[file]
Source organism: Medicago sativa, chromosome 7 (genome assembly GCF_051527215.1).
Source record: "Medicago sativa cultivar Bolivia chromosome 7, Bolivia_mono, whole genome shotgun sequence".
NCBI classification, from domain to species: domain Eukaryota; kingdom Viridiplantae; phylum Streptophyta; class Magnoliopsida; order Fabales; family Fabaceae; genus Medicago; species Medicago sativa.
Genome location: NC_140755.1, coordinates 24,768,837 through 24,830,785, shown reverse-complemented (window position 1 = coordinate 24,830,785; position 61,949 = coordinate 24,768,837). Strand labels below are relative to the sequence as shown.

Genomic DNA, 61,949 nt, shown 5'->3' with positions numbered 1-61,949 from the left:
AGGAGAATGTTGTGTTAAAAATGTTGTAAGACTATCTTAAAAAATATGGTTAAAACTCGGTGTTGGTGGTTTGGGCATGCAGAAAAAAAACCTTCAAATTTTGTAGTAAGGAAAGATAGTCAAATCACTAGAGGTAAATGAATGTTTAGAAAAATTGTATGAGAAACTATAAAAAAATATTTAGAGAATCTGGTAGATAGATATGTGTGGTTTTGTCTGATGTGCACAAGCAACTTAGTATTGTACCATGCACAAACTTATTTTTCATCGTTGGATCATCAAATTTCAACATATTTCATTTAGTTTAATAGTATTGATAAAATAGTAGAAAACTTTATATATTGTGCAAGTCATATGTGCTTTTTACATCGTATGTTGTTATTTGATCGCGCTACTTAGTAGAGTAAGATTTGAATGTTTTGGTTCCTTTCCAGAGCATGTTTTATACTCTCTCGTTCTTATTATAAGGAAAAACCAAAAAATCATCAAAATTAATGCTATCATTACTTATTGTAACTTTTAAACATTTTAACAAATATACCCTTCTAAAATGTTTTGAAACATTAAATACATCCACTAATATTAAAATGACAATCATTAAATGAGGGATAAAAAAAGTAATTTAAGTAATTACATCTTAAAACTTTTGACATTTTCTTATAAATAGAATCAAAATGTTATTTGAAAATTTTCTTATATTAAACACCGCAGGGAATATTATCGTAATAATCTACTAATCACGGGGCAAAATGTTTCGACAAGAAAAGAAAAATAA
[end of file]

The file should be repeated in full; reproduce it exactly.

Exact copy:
Source organism: Medicago sativa, chromosome 7 (genome assembly GCF_051527215.1).
Source record: "Medicago sativa cultivar Bolivia chromosome 7, Bolivia_mono, whole genome shotgun sequence".
NCBI classification, from domain to species: domain Eukaryota; kingdom Viridiplantae; phylum Streptophyta; class Magnoliopsida; order Fabales; family Fabaceae; genus Medicago; species Medicago sativa.
Genome location: NC_140755.1, coordinates 24,768,837 through 24,830,785, shown reverse-complemented (window position 1 = coordinate 24,830,785; position 61,949 = coordinate 24,768,837). Strand labels below are relative to the sequence as shown.

Genomic DNA, 61,949 nt, shown 5'->3' with positions numbered 1-61,949 from the left:
AGGAGAATGTTGTGTTAAAAATGTTGTAAGACTATCTTAAAAAATATGGTTAAAACTCGGTGTTGGTGGTTTGGGCATGCAGAAAAAAAACCTTCAAATTTTGTAGTAAGGAAAGATAGTCAAATCACTAGAGGTAAATGAATGTTTAGAAAAATTGTATGAGAAACTATAAAAAAATATTTAGAGAATCTGGTAGATAGATATGTGTGGTTTTGTCTGATGTGCACAAGCAACTTAGTATTGTACCATGCACAAACTTATTTTTCATCGTTGGATCATCAAATTTCAACATATTTCATTTAGTTTAATAGTATTGATAAAATAGTAGAAAACTTTATATATTGTGCAAGTCATATGTGCTTTTTACATCGTATGTTGTTATTTGATCGCGCTACTTAGTAGAGTAAGATTTGAATGTTTTGGTTCCTTTCCAGAGCATGTTTTATACTCTCTCGTTCTTATTATAAGGAAAAACCAAAAAATCATCAAAATTAATGCTATCATTACTTATTGTAACTTTTAAACATTTTAACAAATATACCCTTCTAAAATGTTTTGAAACATTAAATACATCCACTAATATTAAAATGACAATCATTAAATGAGGGATAAAAAAAGTAATTTAAGTAATTACATCTTAAAACTTTTGACATTTTCTTATAAATAGAATCAAAATGTTATTTGAAAATTTTCTTATATTAAACACCGCAGGGAATATTATCGTAATAATCTACTAATCACGGGGCAAAATGTTTCGACAAGAAAAGAAAAATAA